On late modernity and social statehood

Populism, neoliberalism, and globalisation are just three of the many terms used to analyse the challenges facing democracies around the world. Critical Theory and Sociological Theory examines those challenges by investigating how the conditions of democratic statehood have been altered at several key historical intervals since 1945. The author explains why the formal mechanisms of democratic statehood, such as elections, have always been complemented by civic, cultural, educational, socio-economic, and, perhaps most importantly, constitutional institutions mediating between citizens and state authority. Critical theory is rearticulated with a contemporary focus in order to show how the mediations between citizens and statehood are once again rapidly changing. The book looks at the ways in which modern societies have developed mixed constitutions in several senses that go beyond the official separation of legislative, executive, and judicial powers. In addition to that separation, one also witnesses a complex set of conflicts, agreements, and precarious compromises that are not adequately defined by the existing conceptual vocabulary on the subject. Darrow Schecter shows why a sociological approach to critical theory is urgently needed to address prevailing conceptual deficits and to explain how the formal mechanisms of democratic statehood need to be complemented and updated in new ways today.

late eighteenth century, especially under the influence of Kant and the broader trends of German Romanticism and Idealism (Schiller, the Schlegels, Hölderlin, Hegel and others). For Rancière, most of the art, literature and music we consider modern or modernist can be considered part of a historical bloc defined by the aesthetic regime. On this score, Rancière is emphatically opposed to notions of ‘postmodernism’. Rather, for him, the arguments of the postmodernists tackle the same issues as those of the moderns and, thus, there can be nothing ‘post’ about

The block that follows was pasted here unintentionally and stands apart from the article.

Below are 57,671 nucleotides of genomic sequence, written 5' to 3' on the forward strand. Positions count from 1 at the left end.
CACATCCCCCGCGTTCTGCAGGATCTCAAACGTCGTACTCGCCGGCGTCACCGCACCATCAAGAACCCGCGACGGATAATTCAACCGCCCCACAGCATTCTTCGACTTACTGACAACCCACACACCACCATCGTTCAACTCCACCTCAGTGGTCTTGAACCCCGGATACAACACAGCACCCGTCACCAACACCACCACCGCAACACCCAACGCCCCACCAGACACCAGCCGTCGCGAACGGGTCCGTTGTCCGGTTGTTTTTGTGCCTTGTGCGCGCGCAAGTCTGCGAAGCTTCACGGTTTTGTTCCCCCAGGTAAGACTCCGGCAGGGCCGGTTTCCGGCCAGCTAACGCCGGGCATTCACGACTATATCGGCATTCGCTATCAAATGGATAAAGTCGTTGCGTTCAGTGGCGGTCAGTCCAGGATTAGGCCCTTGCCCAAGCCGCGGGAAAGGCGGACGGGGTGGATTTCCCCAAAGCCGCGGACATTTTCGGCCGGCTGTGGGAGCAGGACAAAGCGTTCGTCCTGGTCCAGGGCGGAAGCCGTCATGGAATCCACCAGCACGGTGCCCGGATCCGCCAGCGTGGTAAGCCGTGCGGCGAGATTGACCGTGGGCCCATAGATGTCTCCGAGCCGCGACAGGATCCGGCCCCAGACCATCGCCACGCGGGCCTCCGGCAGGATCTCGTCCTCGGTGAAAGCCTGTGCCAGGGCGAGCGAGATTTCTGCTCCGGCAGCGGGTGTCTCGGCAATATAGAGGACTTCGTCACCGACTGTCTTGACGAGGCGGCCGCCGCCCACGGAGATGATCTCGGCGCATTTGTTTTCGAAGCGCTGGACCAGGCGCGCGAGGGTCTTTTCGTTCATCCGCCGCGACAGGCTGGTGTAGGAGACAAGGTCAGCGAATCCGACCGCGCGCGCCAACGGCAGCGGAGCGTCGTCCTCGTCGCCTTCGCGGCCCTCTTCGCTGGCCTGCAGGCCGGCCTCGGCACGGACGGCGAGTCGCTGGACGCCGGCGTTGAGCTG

in The reality of film
On social systems and societal constitutions

as cases of reshuffled historical blocs and selective de-​differentiation. This stress on co-​ordination reinforces the caveat that literal readings of terms such as centralisation and dispersal/​de-​centralisation can lead to misinterpretations. When applied to modern states, centralisation and the division of powers are mutually reinforcing rather than contradictory or incompatible. Similarly, social systems are dispersed and nonetheless in steady communication with one another through a wide range of mediations. This argument will not be delved into again in

in Critical theory and sociological theory

the neo-Gramscian scholars, the study of change in IPE has tended to focus on the reciprocal relationships between forms of state, social forces and world orders (Cox, 1981). Drawing on Gramsci’s notion of a historical bloc (blocco storico), social transformation is viewed as complex, contradictory and multi-faceted. Murphy (1994) interprets Gramsci’s historical bloc as an apparently unified social order that may be compared, using an architectural metaphor, to a block of flats and shops that represent an underlying order. When a historical bloc is stable and

in Globalisation contested
Abstract only

executive and judiciary with the transnational constitutional design to overrule national-​level legislatures and electoral results when deemed necessary. It is therefore equally possible to apply Marx’s analysis of Bonapartism in conjunction with Gramsci’s concept of the historical bloc to evaluate the dynamics shaping political events in Greece and elsewhere.4 It 2 Critical theory and sociological theory will be seen in due course that a number of the socio-​economic phenomena first diagnosed by Marx and Gramsci, and subsequently taken up in different guises by the